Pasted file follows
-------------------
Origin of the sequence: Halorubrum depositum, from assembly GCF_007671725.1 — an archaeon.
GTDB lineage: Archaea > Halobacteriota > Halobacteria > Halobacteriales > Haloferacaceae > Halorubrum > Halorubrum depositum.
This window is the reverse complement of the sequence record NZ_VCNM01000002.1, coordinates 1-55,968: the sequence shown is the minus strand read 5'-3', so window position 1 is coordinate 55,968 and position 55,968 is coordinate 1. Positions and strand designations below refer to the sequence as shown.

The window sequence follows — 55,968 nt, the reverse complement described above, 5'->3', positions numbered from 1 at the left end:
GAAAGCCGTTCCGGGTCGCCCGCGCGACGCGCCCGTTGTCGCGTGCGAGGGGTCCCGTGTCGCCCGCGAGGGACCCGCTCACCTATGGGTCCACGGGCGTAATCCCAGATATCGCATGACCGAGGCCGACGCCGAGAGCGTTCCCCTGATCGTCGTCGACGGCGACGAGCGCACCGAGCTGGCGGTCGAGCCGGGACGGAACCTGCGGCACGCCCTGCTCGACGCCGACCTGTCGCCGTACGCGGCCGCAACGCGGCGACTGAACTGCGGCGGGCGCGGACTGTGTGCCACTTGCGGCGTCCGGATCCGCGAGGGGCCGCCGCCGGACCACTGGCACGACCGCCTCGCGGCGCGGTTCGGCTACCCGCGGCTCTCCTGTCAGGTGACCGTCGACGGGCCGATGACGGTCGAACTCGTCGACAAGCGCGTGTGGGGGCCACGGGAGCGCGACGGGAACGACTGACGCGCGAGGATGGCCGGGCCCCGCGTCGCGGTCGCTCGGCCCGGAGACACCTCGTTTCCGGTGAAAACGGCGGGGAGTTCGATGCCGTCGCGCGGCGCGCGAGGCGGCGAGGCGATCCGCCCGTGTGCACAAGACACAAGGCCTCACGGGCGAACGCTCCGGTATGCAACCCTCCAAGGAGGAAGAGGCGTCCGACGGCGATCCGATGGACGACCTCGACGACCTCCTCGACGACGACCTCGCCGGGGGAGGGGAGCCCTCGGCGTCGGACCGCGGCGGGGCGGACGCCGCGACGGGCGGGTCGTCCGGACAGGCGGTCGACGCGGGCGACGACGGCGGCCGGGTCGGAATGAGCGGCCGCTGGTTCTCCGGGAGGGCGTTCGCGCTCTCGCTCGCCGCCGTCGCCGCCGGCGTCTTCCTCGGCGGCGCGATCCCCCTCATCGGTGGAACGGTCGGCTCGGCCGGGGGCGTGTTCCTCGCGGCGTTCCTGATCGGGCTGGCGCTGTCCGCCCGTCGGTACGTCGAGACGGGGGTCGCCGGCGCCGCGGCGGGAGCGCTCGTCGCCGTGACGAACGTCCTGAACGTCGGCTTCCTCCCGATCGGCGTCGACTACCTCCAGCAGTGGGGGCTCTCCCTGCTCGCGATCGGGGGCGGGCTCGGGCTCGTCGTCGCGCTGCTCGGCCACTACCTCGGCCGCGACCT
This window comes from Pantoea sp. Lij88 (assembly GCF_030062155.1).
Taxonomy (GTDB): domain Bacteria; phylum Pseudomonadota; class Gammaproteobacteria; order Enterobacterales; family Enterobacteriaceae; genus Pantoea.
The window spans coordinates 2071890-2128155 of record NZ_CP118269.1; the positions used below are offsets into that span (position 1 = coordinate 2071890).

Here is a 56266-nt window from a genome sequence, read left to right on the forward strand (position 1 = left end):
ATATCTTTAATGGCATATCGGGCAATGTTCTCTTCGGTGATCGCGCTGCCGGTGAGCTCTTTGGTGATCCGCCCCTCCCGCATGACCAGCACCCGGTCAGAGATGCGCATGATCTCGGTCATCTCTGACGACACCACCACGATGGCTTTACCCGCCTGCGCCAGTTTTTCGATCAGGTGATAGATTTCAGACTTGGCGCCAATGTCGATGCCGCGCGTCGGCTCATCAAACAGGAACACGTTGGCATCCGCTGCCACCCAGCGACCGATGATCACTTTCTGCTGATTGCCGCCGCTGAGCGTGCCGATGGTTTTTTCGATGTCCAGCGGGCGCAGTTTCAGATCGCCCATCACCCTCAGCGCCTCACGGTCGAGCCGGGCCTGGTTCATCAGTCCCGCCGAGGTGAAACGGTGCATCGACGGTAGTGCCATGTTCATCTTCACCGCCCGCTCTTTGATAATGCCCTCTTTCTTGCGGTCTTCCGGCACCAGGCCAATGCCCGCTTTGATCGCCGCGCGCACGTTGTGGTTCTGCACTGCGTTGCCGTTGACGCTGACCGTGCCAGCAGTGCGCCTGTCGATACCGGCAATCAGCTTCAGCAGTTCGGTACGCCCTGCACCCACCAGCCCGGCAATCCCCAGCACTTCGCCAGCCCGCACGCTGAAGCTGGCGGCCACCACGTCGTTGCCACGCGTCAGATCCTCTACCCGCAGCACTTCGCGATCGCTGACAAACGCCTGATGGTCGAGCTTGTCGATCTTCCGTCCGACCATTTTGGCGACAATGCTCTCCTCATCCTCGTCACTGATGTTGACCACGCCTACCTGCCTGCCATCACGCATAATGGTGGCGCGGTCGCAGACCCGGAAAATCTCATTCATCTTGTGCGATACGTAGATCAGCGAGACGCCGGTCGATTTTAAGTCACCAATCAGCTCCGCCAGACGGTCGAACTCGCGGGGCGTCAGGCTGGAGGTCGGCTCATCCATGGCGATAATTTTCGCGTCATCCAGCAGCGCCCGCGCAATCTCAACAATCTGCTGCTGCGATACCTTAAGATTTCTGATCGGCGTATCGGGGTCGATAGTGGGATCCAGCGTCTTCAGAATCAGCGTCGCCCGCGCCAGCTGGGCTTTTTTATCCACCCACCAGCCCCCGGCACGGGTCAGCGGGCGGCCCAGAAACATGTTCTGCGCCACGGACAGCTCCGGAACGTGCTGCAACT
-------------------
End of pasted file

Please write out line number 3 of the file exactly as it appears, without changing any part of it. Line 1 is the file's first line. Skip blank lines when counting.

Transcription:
This window is the reverse complement of the sequence record NZ_VCNM01000002.1, coordinates 1-55,968: the sequence shown is the minus strand read 5'-3', so window position 1 is coordinate 55,968 and position 55,968 is coordinate 1. Positions and strand designations below refer to the sequence as shown.